|Publication number||US5397855 A|
|Application number||US 08/117,710|
|Publication date||Mar 14, 1995|
|Filing date||Sep 8, 1993|
|Priority date||Sep 8, 1992|
|Also published as||DE69316809D1, DE69316809T2, EP0587492A1, EP0587492B1|
|Publication number||08117710, 117710, US 5397855 A, US 5397855A, US-A-5397855, US5397855 A, US5397855A|
|Export Citation||BiBTeX, EndNote, RefMan|
|Patent Citations (11), Non-Patent Citations (2), Referenced by (53), Classifications (8), Legal Events (5)|
|External Links: USPTO, USPTO Assignment, Espacenet|
The present invention relates to low noise cables with operating temperatures of the order of 250° C.
Such cables are screened. They comprise a conductive core covered with a PTFE dielectric, a conductive layer arranged on the dielectric and covered with a screen, and a protective external insulating sheath covering the screening. The conductive layer combined with the screening provides improved protection, particularly against low frequencies, for which the cable is said to be anti-noise.
This screening is generally constituted by a braid of conductive wires, particularly wires of bare, nickel-plated or silver-plated copper. For its part, the conductive layer is constituted by a conductive tape or preferably by a conductive varnish, the latter providing better noise immunity to the cable than the tape.
Conductive varnishes are coatings comprising a PTFE based polymer filled with fine conductive particles; they therefore adhere very strongly to the dielectric and provide the desired low level of noise.
However, such conductive coatings are difficult to remove locally at and in the immediate vicinity of the ends of the cables which are provided with connectors. Such removal makes it possible to avoid degradation of the coating at these locations, which degradation is due to vibrations and rubbing that may cause the conductive particles of the coating to become detached and move, thereby causing a short-circuit between the core and the screening in the connectors.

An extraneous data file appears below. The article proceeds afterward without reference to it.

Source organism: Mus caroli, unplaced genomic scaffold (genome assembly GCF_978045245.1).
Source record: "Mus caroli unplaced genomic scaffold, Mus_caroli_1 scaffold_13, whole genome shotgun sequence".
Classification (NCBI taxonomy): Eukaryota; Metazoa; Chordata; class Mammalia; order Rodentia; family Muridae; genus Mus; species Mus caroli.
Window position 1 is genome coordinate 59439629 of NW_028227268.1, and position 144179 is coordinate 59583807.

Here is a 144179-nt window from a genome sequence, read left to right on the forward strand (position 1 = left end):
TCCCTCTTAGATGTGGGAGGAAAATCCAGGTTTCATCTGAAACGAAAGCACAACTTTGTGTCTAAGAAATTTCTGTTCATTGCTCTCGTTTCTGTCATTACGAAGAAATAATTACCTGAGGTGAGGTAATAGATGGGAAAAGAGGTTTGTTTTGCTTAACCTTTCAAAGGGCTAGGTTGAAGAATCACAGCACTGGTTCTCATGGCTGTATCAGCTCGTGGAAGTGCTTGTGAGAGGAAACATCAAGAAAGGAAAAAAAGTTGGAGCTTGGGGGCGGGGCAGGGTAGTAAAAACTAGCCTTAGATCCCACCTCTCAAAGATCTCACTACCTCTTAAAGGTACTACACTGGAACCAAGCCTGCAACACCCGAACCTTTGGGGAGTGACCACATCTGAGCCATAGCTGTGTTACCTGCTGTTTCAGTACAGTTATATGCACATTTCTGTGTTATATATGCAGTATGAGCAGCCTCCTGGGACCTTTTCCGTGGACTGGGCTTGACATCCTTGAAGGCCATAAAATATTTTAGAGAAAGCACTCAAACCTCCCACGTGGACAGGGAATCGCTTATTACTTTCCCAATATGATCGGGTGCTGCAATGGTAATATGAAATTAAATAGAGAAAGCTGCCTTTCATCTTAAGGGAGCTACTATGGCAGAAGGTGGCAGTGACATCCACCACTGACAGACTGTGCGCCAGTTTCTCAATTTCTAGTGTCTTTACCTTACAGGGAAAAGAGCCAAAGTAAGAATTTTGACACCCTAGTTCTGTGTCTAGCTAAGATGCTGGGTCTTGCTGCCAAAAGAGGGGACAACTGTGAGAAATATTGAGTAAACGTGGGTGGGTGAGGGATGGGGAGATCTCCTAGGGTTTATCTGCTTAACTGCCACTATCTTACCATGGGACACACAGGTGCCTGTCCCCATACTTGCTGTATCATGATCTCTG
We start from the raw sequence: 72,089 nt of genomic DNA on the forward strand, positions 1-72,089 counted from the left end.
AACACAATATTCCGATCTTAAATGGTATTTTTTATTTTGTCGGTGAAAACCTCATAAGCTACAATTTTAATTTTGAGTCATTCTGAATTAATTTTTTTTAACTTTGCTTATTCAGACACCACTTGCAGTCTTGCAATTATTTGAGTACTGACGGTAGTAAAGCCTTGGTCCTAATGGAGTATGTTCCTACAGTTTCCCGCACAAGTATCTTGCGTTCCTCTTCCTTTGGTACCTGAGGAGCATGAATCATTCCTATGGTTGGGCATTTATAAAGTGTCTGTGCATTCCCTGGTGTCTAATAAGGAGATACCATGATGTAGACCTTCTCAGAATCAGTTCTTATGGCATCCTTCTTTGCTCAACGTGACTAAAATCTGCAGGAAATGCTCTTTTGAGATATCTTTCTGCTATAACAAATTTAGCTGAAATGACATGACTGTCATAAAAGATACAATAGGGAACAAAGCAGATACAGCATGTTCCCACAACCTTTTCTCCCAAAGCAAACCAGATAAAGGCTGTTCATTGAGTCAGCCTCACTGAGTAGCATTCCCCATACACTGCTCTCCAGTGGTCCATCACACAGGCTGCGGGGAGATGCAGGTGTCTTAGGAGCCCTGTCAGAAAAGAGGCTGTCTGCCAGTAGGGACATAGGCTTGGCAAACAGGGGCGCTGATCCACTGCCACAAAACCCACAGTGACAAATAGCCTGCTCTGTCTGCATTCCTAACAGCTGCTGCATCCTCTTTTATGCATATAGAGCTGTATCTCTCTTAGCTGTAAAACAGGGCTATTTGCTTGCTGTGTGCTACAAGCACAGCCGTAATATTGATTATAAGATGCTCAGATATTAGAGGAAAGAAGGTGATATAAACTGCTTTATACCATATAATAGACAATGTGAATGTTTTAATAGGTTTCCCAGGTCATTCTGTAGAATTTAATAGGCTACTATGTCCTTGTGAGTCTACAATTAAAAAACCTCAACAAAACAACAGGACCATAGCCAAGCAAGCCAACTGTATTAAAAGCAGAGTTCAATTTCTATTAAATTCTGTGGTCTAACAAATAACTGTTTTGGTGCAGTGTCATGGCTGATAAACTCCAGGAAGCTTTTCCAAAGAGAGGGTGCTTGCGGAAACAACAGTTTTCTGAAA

These conductive PTFE based coatings are insoluble in most common solvents. They are removed locally essentially by mechanical means, particularly by scraping or abrasion. This operation is lengthy and difficult, but above all the desired removal is not perfect and may therefore still lead to the risks indicated above.
An object of the present invention is to reduce the adherence of conductive coatings to the dielectric of such a cable so as to render them peelable and therefore quick and easy to remove locally, whilst still obtaining the desired low level of noise.
The invention provides a low noise cable, with an operating temperature of the order of 250° C. comprising a conductive core, a dielectric of PTFE type surrounding said core, a conductive coating layer covering said dielectric, a conductive screen surrounding said coating layer, and a protective external insulating sheath surrounding said screening, the cable being characterized in that said conductive coating is a conductive silicone coating and in that the dielectric is "treated" and under these conditions has a surface tension of an "adapted" value, substantially greater than a value typically in current use, therefore directly giving said silicone coating layer a limited level of adherence to said treated dielectric and thereby rendering it peelable.
Moreover, said cable has at least one of the following additional features:
said treated dielectric has an adapted surface tension value substantially in the range 30 dynes/cm to 40 dynes/cm at a temperature of the order of 20° C.;
said conductive silicone coating is based on a polysiloxane type of polymer, and is filled with fine particles of carbon black.
The features and advantages of the present invention will be apparent from the description which follows with reference to the single accompanying drawing.
This single FIGURE illustrates by way of example a screened low noise cable of the invention, with an operating temperature of about 250° C.
This cable comprises a conductive core 1, a dielectric 2 surrounding the core, a peelable conductive coating layer 3 covering the dielectric, a high conductivity metal screen 4 surrounding the conductive coating, and an external insulating sheath 5 covering the screening and protecting the cable.